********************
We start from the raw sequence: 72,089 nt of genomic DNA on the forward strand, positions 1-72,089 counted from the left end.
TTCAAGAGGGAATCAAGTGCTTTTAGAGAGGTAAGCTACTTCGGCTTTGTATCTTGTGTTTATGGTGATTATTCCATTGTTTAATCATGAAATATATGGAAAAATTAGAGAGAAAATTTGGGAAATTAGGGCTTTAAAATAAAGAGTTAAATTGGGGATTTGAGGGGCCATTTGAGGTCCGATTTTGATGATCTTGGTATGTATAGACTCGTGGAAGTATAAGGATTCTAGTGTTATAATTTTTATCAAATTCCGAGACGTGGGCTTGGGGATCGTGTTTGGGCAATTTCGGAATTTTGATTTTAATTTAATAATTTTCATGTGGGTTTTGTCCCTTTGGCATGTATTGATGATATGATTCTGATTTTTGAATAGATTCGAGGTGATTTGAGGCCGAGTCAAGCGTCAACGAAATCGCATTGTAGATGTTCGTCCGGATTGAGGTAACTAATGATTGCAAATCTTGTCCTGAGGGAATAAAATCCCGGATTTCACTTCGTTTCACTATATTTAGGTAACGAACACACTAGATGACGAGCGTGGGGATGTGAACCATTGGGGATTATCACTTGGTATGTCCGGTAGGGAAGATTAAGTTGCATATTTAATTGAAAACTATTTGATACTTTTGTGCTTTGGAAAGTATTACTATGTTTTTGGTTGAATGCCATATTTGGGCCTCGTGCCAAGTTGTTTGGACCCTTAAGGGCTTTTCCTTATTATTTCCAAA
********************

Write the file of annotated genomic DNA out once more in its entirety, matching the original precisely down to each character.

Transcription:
We start from the raw sequence: 72,089 nt of genomic DNA on the forward strand, positions 1-72,089 counted from the left end.
TTCAAGAGGGAATCAAGTGCTTTTAGAGAGGTAAGCTACTTCGGCTTTGTATCTTGTGTTTATGGTGATTATTCCATTGTTTAATCATGAAATATATGGAAAAATTAGAGAGAAAATTTGGGAAATTAGGGCTTTAAAATAAAGAGTTAAATTGGGGATTTGAGGGGCCATTTGAGGTCCGATTTTGATGATCTTGGTATGTATAGACTCGTGGAAGTATAAGGATTCTAGTGTTATAATTTTTATCAAATTCCGAGACGTGGGCTTGGGGATCGTGTTTGGGCAATTTCGGAATTTTGATTTTAATTTAATAATTTTCATGTGGGTTTTGTCCCTTTGGCATGTATTGATGATATGATTCTGATTTTTGAATAGATTCGAGGTGATTTGAGGCCGAGTCAAGCGTCAACGAAATCGCATTGTAGATGTTCGTCCGGATTGAGGTAACTAATGATTGCAAATCTTGTCCTGAGGGAATAAAATCCCGGATTTCACTTCGTTTCACTATATTTAGGTAACGAACACACTAGATGACGAGCGTGGGGATGTGAACCATTGGGGATTATCACTTGGTATGTCCGGTAGGGAAGATTAAGTTGCATATTTAATTGAAAACTATTTGATACTTTTGTGCTTTGGAAAGTATTACTATGTTTTTGGTTGAATGCCATATTTGGGCCTCGTGCCAAGTTGTTTGGACCCTTAAGGGCTTTTCCTTATTATTTCCAAA